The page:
Would you ever want to focus on a single project for an extended period of time?

Keiji Inafune: Running multiple projects all at the same time is actually really something that fits my core personality. I’ve lived my life going back and forth between foreign countries and Japan. Even now I go back and forth between Tokyo and Osaka West Japan all the time and just that style of moving around as well as when I’m working on projects thinking from one project to the next is actually very efficient, because what happens is fortunately the progression speed for projects usually isn’t on the same loop. Usually you have one prototype started and then another game that’s in full production, so there are different intervals of how busy you’re going to be on each project and each project is going to have periods where there are problems and periods where things are going really great. What it allows someone with my core personality to do, is that if one game has problems and I’m trying to figure out solutions on it but they’re not really coming to light right away I can focus on other projects that are moving along rather smoothly, and then later I can go back to that problem.

What happens to a lot of creators if they focus on a single game is they’ll sit there and focus and get so entrenched on just that problem over and over, then actually that focus on the single title makes the game get delayed and the production slow down more than what you’d think. You’d think one person focusing on one project would be the opposite but it’s not because you get fixated on that problem. So someone like me with my personality wants to work on multiple things to be as efficient as possible.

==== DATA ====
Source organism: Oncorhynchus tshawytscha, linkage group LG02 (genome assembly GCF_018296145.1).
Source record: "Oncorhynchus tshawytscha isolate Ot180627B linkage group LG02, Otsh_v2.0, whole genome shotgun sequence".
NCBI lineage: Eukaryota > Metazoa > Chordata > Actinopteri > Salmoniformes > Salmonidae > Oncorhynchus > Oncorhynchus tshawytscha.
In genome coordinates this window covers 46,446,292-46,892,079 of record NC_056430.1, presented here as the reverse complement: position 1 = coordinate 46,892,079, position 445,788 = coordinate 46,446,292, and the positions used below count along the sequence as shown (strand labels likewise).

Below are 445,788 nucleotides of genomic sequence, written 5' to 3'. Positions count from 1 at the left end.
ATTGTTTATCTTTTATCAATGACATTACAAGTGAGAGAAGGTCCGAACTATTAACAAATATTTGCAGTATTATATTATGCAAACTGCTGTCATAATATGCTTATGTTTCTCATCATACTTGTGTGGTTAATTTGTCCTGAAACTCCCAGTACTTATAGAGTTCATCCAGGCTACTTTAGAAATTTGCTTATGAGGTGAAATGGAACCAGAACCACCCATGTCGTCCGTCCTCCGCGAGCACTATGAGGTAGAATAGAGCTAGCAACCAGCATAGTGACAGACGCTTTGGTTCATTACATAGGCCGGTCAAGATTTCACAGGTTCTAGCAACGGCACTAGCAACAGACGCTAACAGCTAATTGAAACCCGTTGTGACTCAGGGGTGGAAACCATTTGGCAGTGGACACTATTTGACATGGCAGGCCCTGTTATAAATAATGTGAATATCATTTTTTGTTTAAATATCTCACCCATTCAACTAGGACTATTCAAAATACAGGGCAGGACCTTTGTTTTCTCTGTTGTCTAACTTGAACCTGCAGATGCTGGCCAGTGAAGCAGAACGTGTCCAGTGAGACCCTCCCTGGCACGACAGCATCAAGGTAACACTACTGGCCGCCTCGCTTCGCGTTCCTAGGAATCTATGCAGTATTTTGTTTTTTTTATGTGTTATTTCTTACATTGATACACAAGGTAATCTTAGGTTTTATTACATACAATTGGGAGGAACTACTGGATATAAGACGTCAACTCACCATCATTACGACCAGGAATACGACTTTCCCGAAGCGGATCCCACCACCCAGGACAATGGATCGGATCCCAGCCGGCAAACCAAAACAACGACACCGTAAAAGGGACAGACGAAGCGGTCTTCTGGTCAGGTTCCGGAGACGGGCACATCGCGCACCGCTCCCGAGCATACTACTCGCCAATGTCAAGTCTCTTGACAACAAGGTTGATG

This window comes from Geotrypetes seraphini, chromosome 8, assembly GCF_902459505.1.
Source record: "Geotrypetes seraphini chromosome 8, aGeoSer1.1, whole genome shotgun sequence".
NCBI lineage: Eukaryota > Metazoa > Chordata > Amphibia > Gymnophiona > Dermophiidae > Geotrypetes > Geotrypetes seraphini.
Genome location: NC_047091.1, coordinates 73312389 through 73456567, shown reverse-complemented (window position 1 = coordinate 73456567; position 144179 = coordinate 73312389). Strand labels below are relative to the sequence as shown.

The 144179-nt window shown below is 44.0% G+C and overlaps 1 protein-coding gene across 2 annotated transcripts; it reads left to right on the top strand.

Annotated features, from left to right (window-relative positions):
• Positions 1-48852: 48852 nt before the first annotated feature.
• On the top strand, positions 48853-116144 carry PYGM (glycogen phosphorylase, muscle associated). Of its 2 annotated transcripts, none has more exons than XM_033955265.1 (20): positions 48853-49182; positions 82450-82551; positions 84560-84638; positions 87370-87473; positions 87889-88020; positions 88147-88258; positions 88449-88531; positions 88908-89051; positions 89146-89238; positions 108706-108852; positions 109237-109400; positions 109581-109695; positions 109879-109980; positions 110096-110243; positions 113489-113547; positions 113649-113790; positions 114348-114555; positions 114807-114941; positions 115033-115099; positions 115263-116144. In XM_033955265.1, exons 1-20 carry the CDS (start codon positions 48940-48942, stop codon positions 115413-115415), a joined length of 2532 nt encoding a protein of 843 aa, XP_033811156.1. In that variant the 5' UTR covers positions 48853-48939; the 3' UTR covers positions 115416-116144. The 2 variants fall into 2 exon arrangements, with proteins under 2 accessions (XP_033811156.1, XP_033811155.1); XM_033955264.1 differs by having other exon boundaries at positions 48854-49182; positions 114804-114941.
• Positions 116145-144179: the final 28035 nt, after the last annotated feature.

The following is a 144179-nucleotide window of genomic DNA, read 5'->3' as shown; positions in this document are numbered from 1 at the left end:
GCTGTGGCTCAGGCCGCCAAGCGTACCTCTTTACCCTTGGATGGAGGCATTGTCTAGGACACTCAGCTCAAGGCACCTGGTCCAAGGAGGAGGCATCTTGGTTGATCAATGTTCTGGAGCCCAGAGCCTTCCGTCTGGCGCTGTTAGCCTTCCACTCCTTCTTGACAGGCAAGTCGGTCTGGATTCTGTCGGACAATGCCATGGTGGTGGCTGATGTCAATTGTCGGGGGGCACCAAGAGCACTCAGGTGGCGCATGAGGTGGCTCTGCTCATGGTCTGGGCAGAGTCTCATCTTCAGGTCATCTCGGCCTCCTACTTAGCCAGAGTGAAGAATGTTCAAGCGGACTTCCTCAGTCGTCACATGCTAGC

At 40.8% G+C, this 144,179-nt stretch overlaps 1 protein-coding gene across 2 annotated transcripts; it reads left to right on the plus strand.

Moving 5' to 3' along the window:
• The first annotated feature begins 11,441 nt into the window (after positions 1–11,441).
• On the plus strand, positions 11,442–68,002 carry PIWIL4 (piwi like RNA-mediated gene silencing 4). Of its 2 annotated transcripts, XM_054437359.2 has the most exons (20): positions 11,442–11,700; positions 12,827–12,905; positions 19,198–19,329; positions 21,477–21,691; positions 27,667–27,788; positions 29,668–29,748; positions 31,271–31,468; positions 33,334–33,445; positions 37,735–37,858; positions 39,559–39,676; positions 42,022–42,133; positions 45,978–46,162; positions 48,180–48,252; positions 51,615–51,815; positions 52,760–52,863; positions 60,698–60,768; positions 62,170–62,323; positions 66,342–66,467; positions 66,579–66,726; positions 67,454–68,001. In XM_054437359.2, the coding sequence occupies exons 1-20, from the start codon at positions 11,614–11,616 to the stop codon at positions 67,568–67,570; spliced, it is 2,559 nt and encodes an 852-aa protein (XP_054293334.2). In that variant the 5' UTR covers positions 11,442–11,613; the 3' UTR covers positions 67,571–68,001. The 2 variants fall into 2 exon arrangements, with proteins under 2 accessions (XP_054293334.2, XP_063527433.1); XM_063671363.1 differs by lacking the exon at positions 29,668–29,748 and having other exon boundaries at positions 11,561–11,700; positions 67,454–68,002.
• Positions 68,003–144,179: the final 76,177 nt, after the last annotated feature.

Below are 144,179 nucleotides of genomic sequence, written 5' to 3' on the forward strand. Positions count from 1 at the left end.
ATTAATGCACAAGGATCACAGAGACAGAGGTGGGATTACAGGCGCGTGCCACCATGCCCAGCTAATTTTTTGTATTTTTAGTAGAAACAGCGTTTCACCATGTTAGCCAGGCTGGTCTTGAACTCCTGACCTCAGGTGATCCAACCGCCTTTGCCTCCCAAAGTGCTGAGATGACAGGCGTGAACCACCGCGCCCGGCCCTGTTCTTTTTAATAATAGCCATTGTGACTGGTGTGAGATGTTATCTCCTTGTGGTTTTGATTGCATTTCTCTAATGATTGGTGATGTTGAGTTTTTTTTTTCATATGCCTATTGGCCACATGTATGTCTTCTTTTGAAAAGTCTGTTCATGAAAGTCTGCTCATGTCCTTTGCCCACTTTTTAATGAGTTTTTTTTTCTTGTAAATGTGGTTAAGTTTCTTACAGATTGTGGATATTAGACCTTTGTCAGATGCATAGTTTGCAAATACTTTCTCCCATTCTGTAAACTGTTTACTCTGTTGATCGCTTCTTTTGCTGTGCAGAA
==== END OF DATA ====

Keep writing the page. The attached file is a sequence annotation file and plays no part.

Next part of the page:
In many ways, Mighty No. 9 and even Azure Striker Gunvolt are the Mega Man games that Capcom isn’t making. Is Capcom is frustrated by that? Has there been any blowback? I’m sure you’re still friendly with some members of Capcom. Are there negative feelings there? Are they upset?

Keiji Inafune: Honestly, we have not heard anything from the people we know at Capcom about it, about any sort of frustration or stress. There are a ton of 2D sidescrolling games. There are actually a ton of sidescrolling games where you shoot, and there’s actually a ton of games that have robots in them, as well. I think those comparisons are drawn because it’s me that made those original games and now I’m making another game that’s in a similar genre, but you can’t tell a painter to change his painter style. He paints how he paints. For us, we’re just doing what we’re naturally good at, and if we felt it was something that obviously was dangerous from a patent or a copyright perspective then I don’t think we would’ve gotten to this level. I think there are probably some people in Capcom that want to do Mega Man games, and if that’s the case, I really hope they do them because it’s a great character. But that’s totally up to the publisher what sort of content they’re going to invest in, and what sort of content they’re not going to invest in.

Have you been enjoying the open development process of Kickstarter?

Keiji Inafune: We don’t necessarily think that just because you’ve raised money on Kickstarter means you have to make the production open. I think that there are some companies that do it and some companies that don’t. However, this is one of our platforms that we’ve based raising money off of. The production was giving more openness to the fans and to the backers, for sure, so we embraced this wholeheartedly from the start.